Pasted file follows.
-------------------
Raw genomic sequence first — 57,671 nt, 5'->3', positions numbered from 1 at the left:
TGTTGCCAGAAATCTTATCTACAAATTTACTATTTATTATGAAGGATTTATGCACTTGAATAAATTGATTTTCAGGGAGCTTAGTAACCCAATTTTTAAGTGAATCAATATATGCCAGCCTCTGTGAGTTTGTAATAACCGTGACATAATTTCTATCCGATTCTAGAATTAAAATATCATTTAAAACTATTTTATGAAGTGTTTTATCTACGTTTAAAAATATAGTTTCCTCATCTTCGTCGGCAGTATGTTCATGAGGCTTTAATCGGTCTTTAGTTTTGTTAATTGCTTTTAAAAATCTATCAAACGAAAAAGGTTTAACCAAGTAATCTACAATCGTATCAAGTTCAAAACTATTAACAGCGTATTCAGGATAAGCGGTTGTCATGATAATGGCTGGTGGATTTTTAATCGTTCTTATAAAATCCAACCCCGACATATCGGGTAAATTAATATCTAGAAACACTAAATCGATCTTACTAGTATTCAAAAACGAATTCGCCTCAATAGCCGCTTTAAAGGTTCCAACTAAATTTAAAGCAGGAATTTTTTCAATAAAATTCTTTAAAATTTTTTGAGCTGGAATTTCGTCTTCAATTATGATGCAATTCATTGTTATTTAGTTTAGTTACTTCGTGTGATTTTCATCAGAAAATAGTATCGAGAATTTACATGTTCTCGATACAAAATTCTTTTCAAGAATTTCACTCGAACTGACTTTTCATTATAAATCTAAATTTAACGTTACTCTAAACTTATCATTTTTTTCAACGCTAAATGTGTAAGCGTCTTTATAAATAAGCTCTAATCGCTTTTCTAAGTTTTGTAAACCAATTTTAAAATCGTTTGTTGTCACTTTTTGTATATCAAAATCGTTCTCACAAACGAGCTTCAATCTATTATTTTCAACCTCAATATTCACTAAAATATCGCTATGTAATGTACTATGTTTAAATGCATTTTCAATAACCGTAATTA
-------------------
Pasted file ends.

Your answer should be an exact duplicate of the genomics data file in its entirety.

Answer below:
Raw genomic sequence first — 57,671 nt, 5'->3', positions numbered from 1 at the left:
TGTTGCCAGAAATCTTATCTACAAATTTACTATTTATTATGAAGGATTTATGCACTTGAATAAATTGATTTTCAGGGAGCTTAGTAACCCAATTTTTAAGTGAATCAATATATGCCAGCCTCTGTGAGTTTGTAATAACCGTGACATAATTTCTATCCGATTCTAGAATTAAAATATCATTTAAAACTATTTTATGAAGTGTTTTATCTACGTTTAAAAATATAGTTTCCTCATCTTCGTCGGCAGTATGTTCATGAGGCTTTAATCGGTCTTTAGTTTTGTTAATTGCTTTTAAAAATCTATCAAACGAAAAAGGTTTAACCAAGTAATCTACAATCGTATCAAGTTCAAAACTATTAACAGCGTATTCAGGATAAGCGGTTGTCATGATAATGGCTGGTGGATTTTTAATCGTTCTTATAAAATCCAACCCCGACATATCGGGTAAATTAATATCTAGAAACACTAAATCGATCTTACTAGTATTCAAAAACGAATTCGCCTCAATAGCCGCTTTAAAGGTTCCAACTAAATTTAAAGCAGGAATTTTTTCAATAAAATTCTTTAAAATTTTTTGAGCTGGAATTTCGTCTTCAATTATGATGCAATTCATTGTTATTTAGTTTAGTTACTTCGTGTGATTTTCATCAGAAAATAGTATCGAGAATTTACATGTTCTCGATACAAAATTCTTTTCAAGAATTTCACTCGAACTGACTTTTCATTATAAATCTAAATTTAACGTTACTCTAAACTTATCATTTTTTTCAACGCTAAATGTGTAAGCGTCTTTATAAATAAGCTCTAATCGCTTTTCTAAGTTTTGTAAACCAATTTTAAAATCGTTTGTTGTCACTTTTTGTATATCAAAATCGTTCTCACAAACGAGCTTCAATCTATTATTTTCAACCTCAATATTCACTAAAATATCGCTATGTAATGTACTATGTTTAAATGCATTTTCAATAACCGTAATTA